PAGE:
I am always amazed when I sit down with a patient after TKR surgery and they tell me that they are expecting to walk their daughter down the aisle in a few weeks, on a beach, and they don’t want to use a walker or a cane! It is very important to have an honest and open conversation with your surgeon/physical therapist to set realistic expectations and goals for post-surgery recovery in order to avoid future disappointment and frustration.
Your recovery speed depends on a lot of factors including your age, overall health, fitness level, weight, pre-surgical knee ROM and strength, and more. Some individuals regain their mobility quickly and some take longer. Either way, you need to make a firm commitment to do your daily exercises for at least 2 months, and maybe longer. Don’t freak out—in the grand scheme of things, 2 months is nothing compared to the pain you have been enduring for years.
I find that patients who have realistic expectations about the recovery process tend to have a better outlook, which then results in a better recovery journey.
The Pain Is Real
I have been treating individuals for 25+ years and I know the sacrifices and frustrations associated with chronic knee pain. I also know that life will be better, less painful, and more joyful after TKR surgery.
The commercials tell you that you will be riding your bike and walking your dog pain-free after surgery. The problem is, for some it can take close to a year or longer to achieve those milestones.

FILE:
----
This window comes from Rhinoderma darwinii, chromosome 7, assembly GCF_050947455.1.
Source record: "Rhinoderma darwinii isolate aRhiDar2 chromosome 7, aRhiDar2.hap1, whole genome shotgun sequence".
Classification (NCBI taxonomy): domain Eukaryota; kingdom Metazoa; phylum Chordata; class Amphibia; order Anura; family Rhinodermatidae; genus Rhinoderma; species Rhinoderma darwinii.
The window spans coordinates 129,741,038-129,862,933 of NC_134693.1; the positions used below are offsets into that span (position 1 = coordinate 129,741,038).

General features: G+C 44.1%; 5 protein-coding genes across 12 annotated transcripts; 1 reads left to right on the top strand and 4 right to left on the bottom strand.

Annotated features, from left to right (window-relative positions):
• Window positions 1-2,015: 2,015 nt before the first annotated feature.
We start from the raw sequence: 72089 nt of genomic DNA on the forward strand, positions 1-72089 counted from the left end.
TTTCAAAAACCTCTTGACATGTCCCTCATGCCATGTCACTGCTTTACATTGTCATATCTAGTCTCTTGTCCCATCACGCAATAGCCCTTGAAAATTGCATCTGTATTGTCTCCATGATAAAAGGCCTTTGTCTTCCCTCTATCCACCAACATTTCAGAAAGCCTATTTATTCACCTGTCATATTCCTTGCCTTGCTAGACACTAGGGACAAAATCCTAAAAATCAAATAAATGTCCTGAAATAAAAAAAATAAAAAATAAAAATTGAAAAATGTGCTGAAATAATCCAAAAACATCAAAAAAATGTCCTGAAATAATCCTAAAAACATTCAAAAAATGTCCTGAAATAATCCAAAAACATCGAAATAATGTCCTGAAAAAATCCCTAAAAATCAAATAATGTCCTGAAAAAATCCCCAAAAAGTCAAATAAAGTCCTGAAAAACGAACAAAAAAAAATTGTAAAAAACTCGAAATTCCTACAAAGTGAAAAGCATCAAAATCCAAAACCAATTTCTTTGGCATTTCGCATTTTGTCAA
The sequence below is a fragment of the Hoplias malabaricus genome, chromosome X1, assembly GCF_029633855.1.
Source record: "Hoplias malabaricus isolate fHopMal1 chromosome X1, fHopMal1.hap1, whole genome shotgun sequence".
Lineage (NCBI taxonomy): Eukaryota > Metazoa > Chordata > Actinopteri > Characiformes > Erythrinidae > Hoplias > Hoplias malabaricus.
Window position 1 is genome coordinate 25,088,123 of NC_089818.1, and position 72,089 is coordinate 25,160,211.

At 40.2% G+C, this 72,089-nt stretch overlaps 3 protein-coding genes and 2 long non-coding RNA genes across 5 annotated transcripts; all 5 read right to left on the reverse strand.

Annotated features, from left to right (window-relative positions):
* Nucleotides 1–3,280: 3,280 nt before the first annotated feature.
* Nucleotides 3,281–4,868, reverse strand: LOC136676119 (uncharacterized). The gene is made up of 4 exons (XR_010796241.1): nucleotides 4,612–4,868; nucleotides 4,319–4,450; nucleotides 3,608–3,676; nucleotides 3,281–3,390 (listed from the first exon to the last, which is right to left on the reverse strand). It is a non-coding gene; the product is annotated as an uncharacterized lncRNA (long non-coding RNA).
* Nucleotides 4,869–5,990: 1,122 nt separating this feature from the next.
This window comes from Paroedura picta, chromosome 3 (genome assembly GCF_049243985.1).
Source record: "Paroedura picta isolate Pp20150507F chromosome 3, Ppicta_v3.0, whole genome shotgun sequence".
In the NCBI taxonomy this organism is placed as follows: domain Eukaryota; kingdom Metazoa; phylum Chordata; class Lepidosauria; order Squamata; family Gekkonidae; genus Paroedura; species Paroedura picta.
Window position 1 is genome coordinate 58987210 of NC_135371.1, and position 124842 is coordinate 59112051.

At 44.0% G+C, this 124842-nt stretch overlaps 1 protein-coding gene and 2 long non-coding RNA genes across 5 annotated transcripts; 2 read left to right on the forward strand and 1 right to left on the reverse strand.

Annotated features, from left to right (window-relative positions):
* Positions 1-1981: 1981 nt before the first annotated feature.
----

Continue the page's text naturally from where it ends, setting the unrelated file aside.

The reality is that TKR surgery is a major trauma to the knee region and recovery will be painful. It is not the same as a hip replacement surgery. I repeat, it is not the same. Please do not compare yourself to your friends who have had hip replacement surgery and tell you how great they are doing. Knee replacement surgery is a completely different ball game!
There have been many advances in anesthesia and pain management protocols that make the first few days much more manageable than what it was in the past. The issue is that many people overdo it during this time, stop taking their pain medications too soon, or do not effectively use ice and elevation. The good news is, if you follow the advice of your healthcare team (surgeon, physical therapist, family doctor), you’re likely to have much less pain in your knees after surgery than if you didn’t have it at all. Refer to your doctor for valuable advice on how to best manage pain after the operation.